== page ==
Dad survives Black Friday
My wife has been doing it for years, sneaking out of the house in the blackness of early morning on the day after Thanksgiving so she can get a jump on Christmas shopping.
Of course, she isn't alone. Countless Americans embrace the holiday tradition known as Black Friday. The name alone seemed depressing to me.
Joni said it was a good name, reflecting the fact that hard-core shoppers camp out in the dark for the opportunity to be among the first to grab up those Christmas retail bargains.
I thought the name reflected the nightmare day that store clerks faced each year in dealing with the hordes of shoppers.
As it turns out, Black Friday is a welcome phrase for retailers. It indicates the date when sales put retailers into the black.
Through all our years of marriage, I had managed to avoid the crazed crowds. Last year, I told my wife I would go shopping on Black Friday. But it didn't happen. I slept right through it.
This year, I was determined to be true to my word. I took off from work and made a firm commitment to go shopping with Joni.
This time, I followed through with my promise. Joni and I got up early and headed to Best Buy.
I looked at the dashboard clock in our van. It read 3:30. The streets seemed nearly deserted. Maybe most people were sleeping in.
Wow, was I wrong.
We turned into the Best Buy parking lot only to be greeted by a sea of parked cars and a long line of shoppers. The line extended past the front of the building and an adjacent restaurant and snaked around the side of the parking lot.
"We should have gotten here earlier," Joni said.
I was amazed. I thought we were doing well to be at the store an hour and a half before it opened. But, as it turned out, we were among the late arrivers.
One shopper spent 13 chilly hours camped out in a lawn chair in order to be the first customer to get in the door.
In all, more than 1,000 people waited for the store to open at 5 a.m. People stood in line, some sipping coffee to keep warm. Others brought along copies of the store's newspaper circular, searching for bargains.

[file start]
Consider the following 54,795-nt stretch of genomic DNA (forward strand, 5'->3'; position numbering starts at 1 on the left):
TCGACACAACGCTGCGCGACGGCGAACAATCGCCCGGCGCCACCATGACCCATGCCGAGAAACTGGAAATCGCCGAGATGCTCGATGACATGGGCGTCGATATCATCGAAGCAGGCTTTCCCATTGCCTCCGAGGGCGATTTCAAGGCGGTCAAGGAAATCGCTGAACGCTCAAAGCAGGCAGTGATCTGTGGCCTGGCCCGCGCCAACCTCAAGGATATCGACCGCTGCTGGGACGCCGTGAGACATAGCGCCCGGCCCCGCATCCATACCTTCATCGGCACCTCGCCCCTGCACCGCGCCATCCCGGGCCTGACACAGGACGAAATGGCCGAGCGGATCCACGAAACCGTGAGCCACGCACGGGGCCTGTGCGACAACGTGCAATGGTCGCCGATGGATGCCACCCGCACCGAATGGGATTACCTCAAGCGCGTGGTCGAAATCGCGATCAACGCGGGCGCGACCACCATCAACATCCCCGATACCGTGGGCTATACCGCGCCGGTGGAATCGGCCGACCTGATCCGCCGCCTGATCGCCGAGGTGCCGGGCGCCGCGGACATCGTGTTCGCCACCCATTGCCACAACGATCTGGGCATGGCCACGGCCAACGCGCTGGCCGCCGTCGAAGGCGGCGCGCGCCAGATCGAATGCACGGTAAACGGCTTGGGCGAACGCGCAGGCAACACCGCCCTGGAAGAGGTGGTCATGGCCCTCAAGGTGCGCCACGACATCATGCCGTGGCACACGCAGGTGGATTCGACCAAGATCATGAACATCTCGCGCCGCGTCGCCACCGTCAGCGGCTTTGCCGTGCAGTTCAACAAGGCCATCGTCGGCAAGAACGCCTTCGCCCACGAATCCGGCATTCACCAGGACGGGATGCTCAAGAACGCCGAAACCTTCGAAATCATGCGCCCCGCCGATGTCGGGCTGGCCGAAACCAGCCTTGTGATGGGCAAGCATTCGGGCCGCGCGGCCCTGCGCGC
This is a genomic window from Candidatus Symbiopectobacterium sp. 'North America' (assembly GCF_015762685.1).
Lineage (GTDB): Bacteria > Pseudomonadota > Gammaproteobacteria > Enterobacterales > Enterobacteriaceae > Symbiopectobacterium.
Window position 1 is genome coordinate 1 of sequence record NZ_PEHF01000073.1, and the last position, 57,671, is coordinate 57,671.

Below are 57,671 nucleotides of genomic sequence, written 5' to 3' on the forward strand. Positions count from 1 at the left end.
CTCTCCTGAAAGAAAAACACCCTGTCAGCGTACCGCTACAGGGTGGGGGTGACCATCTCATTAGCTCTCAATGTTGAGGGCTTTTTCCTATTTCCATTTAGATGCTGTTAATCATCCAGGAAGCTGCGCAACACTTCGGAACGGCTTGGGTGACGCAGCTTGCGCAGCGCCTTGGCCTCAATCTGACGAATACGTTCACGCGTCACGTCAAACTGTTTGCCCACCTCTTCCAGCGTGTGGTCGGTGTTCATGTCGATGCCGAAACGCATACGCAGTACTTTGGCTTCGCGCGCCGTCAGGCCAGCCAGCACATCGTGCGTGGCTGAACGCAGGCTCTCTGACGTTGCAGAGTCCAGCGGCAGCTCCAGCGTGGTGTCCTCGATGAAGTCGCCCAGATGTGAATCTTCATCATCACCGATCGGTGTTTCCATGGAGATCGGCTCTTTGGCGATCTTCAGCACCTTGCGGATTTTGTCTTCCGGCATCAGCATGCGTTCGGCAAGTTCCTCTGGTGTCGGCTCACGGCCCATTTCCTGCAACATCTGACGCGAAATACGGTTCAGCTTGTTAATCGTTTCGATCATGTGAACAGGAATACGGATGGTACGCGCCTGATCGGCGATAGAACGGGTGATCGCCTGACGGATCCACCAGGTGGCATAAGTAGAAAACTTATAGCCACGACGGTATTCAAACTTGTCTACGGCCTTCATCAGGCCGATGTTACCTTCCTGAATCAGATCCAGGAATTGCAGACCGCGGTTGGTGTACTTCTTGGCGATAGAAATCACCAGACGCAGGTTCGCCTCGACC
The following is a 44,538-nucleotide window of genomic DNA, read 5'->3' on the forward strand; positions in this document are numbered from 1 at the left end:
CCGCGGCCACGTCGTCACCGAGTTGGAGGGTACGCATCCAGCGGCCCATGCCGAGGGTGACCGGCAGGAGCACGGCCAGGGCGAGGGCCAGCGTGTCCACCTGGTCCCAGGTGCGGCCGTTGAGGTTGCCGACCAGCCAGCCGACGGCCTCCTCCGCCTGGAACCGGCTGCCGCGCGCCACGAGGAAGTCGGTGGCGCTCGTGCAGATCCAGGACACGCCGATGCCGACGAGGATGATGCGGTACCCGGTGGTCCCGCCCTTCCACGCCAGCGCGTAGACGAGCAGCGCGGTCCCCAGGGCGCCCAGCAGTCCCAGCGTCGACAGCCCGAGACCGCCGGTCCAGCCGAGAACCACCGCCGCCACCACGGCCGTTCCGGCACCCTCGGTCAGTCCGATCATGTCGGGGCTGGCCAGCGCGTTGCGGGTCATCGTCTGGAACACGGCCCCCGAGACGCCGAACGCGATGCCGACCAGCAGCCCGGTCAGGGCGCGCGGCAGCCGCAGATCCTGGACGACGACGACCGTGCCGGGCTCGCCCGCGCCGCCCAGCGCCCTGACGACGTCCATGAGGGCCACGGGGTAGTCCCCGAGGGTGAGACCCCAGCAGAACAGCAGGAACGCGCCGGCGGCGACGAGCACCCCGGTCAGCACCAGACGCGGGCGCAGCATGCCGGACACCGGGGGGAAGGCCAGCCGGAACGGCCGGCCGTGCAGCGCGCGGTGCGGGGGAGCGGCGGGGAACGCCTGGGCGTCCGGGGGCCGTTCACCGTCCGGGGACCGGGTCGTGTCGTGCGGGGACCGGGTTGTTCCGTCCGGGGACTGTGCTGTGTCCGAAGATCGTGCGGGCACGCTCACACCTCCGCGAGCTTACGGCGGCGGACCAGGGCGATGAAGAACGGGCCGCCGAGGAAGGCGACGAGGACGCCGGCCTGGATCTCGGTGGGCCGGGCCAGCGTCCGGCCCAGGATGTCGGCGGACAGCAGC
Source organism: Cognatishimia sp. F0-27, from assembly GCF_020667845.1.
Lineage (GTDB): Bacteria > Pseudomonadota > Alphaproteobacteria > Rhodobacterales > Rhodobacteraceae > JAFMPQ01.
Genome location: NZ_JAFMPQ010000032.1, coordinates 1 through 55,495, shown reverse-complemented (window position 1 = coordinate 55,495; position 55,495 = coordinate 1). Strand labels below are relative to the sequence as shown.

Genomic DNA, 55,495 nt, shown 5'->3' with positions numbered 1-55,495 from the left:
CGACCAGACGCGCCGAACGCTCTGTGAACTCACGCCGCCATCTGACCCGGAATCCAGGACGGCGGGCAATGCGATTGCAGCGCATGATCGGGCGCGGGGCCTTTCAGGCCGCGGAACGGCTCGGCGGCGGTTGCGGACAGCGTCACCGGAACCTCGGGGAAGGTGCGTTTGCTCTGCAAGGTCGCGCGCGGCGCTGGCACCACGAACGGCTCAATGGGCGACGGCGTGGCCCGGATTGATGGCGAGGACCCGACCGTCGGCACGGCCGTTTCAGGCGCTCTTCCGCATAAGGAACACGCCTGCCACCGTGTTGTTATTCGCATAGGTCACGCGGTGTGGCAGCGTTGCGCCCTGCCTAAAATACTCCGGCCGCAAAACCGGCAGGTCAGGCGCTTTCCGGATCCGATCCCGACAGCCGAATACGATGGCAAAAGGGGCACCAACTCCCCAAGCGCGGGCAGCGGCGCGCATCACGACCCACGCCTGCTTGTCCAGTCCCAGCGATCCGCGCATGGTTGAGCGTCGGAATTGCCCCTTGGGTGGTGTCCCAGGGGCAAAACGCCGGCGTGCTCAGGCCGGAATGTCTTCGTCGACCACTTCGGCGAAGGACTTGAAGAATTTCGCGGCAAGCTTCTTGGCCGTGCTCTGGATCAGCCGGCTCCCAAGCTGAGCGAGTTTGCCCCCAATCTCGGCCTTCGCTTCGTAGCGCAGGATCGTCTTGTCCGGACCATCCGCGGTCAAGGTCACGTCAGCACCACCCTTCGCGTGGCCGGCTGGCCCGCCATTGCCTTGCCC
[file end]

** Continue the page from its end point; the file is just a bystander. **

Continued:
At one point, a store employee walked down the long line of shoppers to announce that the store, because of fire codes, could allow only 750 shoppers in at one time. The news elicited a groan from some of the shoppers near the end of the line.
Fortunately, Joni and I were among the first 750 shoppers.
With a rush of adrenaline, we entered the store. Every aisle was packed with shoppers, many of them already holding stacks of DVDs and assorted electronic merchandise.
We managed to get out of the store without going bankrupt. We visited several more stores, including Target where every parking space seemed filled. Inside, the aisles were packed with eager buyers.
The whole city seemed to have been invaded by an army of guerrilla shoppers intent on filling up their vans with toys, computer games and other assorted items before the first morning light.
I figured maybe I should have worn a helmet. I didn't want to end up in the middle of a shoppers' riot.
Fortunately, that didn't happen. Most shoppers I met seemed in a good mood.
Checking out was the biggest problem. At Target, the checkout lines extended across the main aisle and down between rows of clothes. Other lines snaked around the store.
After our predawn shopping spree, Joni had to go to work. A veteran shopper like Joni can manage such a feat.
I went home to sleep, tired but proud that I had made it through the Super Bowl of shopping.
Mark Bliss is a staff writer for the Southeast Missourian.